What connections are there between art, song, poetry, dance and all of us?
Pascale Petit has generously agreed to let me put her video about her art on my post. I was moved by what she says in it and I found many thought-provoking links and connections in it to my own feelings and experiences of art, poetry and the survival of our beloved world as we wander down paths that are not entirely self-chosen. I am curious too, about you, my readers, and what your opinions are? Please do comment – I welcome that.
Our animal selves, our environment and Pascale Petit’s poetry
I encountered Pascale on the internet and love her Fauverie poems. Pascale writes poetry about what she knows, the places she has been and what she has experienced. For me, there is something lovely and hopeful in the trajectory of a life that is lived through art, poetry and the natural world. Listen to Pascale read My Wolverine – its wonderful!
Walking ourselves into existence by singing
I am reminded of Bruce Chatwin’s Songlines and his theory that humans were nomads who walked out from Africa and over the whole world singing themselves into existence as they created knowledge and culture. Singing and poetry came from the beating of our hearts and the rhythm of our footsteps. All humans were poets, minstrels and troubadors telling unending stories. And in our hearts we are all poets and artists today even if all we do is take pleasure in the performances and festivals of others.
People are poets by nature and evolution
Its sad that poetry is sometimes seen as only written by and for an educated elite. In our hearts we know that poetry belongs to all of us. I believe that Bob Dylan deserved the Nobel Prize for his song lyrics. I think that John Lennon and Leonard Cohen were artists who made music and wrote poetry. Poetry has so many different forms, shapes and appearances. The cadences of spoken language are music. We know that we can’t help but write poetry, even if only in secret –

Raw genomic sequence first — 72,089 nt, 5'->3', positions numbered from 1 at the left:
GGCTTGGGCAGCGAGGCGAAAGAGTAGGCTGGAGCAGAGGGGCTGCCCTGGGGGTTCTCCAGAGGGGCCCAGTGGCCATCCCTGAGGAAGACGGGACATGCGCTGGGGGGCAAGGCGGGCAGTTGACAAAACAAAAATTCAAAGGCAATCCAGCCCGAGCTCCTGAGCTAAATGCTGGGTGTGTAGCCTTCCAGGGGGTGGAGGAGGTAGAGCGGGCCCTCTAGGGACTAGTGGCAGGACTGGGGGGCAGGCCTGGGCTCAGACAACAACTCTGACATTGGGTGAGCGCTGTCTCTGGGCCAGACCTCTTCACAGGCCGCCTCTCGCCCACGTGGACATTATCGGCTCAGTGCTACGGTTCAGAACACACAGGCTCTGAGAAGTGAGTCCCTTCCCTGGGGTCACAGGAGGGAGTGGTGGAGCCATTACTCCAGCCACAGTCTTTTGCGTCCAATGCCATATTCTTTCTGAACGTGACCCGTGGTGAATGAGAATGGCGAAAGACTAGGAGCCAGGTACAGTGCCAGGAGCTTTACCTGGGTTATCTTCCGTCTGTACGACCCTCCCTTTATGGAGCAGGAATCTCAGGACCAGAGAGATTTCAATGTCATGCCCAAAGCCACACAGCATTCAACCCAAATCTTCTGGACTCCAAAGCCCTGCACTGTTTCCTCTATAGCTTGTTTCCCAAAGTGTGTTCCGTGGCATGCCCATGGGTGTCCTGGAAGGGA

And me? I hope to be given The Mersey Sound – the Liverpool poetry of Roger McGough, Brian Patten and Adrian Henri for my birthday.
I don’t understand why there were no women among those poets, though. So here is one of mine instead:-
The words spill out of me like beads
falling from a broken necklace.
They won’t sit down by the margin
or rest tidily on the page.
Perhaps they are becoming poetry?
Hello Ruth, the sound of Pascale Petit’s voice next to her beautiful and evocative glasspiece, made me realise that babies in incubators will only hear muffeld noises, which makes them still more isolated…The children singing while you are looking at the details of this work opens you up to the meaning of it. I find her story very touching and the layered poetry she writes about her mother and father and their being anchored in the natural world that she creates for them very imaginative and strong.
Thank you for mentioning her work.
I am so glad you liked Pascale’s installation. I will make sure she knows what you’ve said.